A bloody shaft of light
shone under our door between their compass & the north star
so the road passed through our house out toward the estuary.
Its stones are our tears which silted in our chests until we spat them out.
The road smashed the Janus-faced mirror & flasks of the perfumers
and left us nothing but the clouds to dwell in
with our mouths, as our pockets, stuffed with sand. 

***

Rains taught him how he’d evaporate from the earth’s body.
The cat taught him how to sleep in the shadows of roses.
The well led him to concealment.
The leaves are going yellow, shouting, whirling about,
so he listens to the pulse of the tree.
The world is tearing through
tatters fluttering like banners in the amphitheater
where madmen swam in our wounds pleading they’d not heal
nothing will stop all this blood but the sun & the wind. 

***

Our dreams remember our dreams.
Like drenched cats we took shelter under the tree when it rained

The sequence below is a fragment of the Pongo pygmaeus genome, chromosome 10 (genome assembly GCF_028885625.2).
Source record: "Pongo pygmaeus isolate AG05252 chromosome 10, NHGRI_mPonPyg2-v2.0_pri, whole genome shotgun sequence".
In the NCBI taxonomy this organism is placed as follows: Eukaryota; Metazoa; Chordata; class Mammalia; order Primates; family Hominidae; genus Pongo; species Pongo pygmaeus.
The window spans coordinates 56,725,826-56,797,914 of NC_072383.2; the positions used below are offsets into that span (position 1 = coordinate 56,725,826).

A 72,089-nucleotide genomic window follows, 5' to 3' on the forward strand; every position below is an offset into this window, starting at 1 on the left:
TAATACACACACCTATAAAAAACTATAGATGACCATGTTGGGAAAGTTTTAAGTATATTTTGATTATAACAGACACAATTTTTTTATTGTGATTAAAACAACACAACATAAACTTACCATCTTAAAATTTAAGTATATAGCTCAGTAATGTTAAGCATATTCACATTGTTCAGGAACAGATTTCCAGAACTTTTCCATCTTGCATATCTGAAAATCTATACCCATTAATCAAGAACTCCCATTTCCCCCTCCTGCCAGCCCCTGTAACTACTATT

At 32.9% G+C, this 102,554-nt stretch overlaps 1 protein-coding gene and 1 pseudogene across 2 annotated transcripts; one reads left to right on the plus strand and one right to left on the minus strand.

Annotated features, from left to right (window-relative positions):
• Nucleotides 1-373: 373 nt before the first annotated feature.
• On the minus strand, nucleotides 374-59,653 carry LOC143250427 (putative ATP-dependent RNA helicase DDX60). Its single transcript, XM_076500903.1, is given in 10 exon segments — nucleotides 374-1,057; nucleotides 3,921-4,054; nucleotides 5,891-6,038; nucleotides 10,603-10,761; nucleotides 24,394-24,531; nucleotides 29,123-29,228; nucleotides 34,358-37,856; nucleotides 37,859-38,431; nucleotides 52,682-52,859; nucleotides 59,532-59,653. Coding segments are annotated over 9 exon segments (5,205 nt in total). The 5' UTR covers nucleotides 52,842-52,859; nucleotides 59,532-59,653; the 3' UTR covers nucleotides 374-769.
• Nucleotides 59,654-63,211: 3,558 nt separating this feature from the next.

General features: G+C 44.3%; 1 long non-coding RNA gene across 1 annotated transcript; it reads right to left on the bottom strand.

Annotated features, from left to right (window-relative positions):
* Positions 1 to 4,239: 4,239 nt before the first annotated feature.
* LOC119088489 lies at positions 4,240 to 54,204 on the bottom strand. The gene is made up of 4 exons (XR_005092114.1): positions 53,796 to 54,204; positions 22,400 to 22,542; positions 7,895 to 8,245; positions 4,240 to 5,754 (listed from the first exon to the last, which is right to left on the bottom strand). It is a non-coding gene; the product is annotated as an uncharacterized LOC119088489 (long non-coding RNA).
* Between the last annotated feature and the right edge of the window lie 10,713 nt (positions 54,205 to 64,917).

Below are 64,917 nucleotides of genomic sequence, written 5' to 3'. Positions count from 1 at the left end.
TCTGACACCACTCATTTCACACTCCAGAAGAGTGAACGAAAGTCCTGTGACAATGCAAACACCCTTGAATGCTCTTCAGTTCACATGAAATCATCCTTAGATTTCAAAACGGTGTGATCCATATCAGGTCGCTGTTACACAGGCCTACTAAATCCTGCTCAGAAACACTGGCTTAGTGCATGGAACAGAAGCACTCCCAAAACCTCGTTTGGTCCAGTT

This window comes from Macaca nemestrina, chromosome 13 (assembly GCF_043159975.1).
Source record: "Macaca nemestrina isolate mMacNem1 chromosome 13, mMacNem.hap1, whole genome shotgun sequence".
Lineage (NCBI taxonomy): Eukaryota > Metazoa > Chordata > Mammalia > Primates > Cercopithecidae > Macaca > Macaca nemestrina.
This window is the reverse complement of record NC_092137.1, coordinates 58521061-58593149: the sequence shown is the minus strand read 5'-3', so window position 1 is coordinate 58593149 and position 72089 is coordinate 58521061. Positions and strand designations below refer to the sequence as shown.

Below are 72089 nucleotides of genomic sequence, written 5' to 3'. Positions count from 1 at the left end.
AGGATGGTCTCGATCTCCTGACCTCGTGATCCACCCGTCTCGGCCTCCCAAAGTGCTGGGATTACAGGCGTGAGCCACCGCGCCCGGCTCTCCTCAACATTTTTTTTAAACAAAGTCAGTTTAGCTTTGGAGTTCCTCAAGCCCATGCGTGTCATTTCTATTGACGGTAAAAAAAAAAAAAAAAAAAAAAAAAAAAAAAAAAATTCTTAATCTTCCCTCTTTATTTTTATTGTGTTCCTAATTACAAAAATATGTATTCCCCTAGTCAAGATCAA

and big droplets put out our cigarettes.
Flashlights moved across the theater of clouds.
The hankies were sodden. Chairs were abandoned
where I waited for your hand.
Roots lifted the pavement slabs in front of us
and I concealed your craving on my shoulder
like the tattoo of an unfulfilled desire.

***

The drowned came back with pebbles & the stove was
         black as a burnt pot.
The scissors in your hand are the tail of a dead swallow
& your heart is weaving light shafts & straws as one rug.
The moon of your prayer is full,
it will share its body’s loaf with you
& roll like a grindstone of chalk over the cloth of evening.
We will wear what the blind wear,
meanwhile the wrinkles pain raises with its hooves inside your guts
crowd into the corners of your mouth & eyes:
no place but your face. 

***

There is a sea tossing & perspiring under the soil,
& a young man is sobbing because he’s seen bread. This is your son.
Stretch out your hand & push at this rock with your touch.
From beneath the headstone a thirsting wave comes forth
and places a kiss on the palm of your hand
quiet as this grass, slight as the scarf on your head. 

***

If you came back alive to your mother
you would see her tattoos drop blue as perfume,
you would see her mouth's
blood-red cracks,
the names peeling from her salty lips,